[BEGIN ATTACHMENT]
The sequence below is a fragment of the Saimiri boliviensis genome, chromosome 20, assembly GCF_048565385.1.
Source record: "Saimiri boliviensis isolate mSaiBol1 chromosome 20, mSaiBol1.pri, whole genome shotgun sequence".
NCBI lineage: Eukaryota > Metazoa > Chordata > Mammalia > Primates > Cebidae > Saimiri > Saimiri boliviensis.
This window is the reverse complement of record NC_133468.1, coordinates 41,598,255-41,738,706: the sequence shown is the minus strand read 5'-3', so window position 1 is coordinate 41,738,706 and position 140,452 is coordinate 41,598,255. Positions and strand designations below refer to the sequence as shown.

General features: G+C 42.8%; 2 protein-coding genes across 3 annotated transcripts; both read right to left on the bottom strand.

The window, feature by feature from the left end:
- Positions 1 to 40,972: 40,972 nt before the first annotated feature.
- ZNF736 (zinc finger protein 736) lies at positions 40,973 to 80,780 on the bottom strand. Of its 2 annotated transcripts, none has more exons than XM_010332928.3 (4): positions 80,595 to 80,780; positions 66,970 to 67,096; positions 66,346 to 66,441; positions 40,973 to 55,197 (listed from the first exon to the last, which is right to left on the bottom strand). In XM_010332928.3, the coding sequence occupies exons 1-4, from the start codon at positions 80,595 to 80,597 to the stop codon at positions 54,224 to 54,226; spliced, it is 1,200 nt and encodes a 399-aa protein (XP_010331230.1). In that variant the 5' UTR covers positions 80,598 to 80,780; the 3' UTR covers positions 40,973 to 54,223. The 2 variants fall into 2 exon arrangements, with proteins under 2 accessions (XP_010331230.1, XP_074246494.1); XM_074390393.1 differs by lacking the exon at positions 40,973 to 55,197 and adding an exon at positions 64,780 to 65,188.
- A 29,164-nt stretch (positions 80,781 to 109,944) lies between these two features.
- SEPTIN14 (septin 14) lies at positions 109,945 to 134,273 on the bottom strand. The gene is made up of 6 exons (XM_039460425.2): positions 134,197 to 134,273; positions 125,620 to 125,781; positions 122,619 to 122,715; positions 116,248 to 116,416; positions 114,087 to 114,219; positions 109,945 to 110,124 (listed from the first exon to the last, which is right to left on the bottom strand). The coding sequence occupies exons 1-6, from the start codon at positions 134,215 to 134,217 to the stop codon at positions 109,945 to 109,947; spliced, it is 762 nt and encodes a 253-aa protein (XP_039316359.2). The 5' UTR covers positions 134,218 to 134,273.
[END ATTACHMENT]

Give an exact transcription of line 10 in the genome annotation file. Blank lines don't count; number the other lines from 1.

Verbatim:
- SEPTIN14 (septin 14) lies at positions 109,945 to 134,273 on the bottom strand. The gene is made up of 6 exons (XM_039460425.2): positions 134,197 to 134,273; positions 125,620 to 125,781; positions 122,619 to 122,715; positions 116,248 to 116,416; positions 114,087 to 114,219; positions 109,945 to 110,124 (listed from the first exon to the last, which is right to left on the bottom strand). The coding sequence occupies exons 1-6, from the start codon at positions 134,215 to 134,217 to the stop codon at positions 109,945 to 109,947; spliced, it is 762 nt and encodes a 253-aa protein (XP_039316359.2). The 5' UTR covers positions 134,218 to 134,273.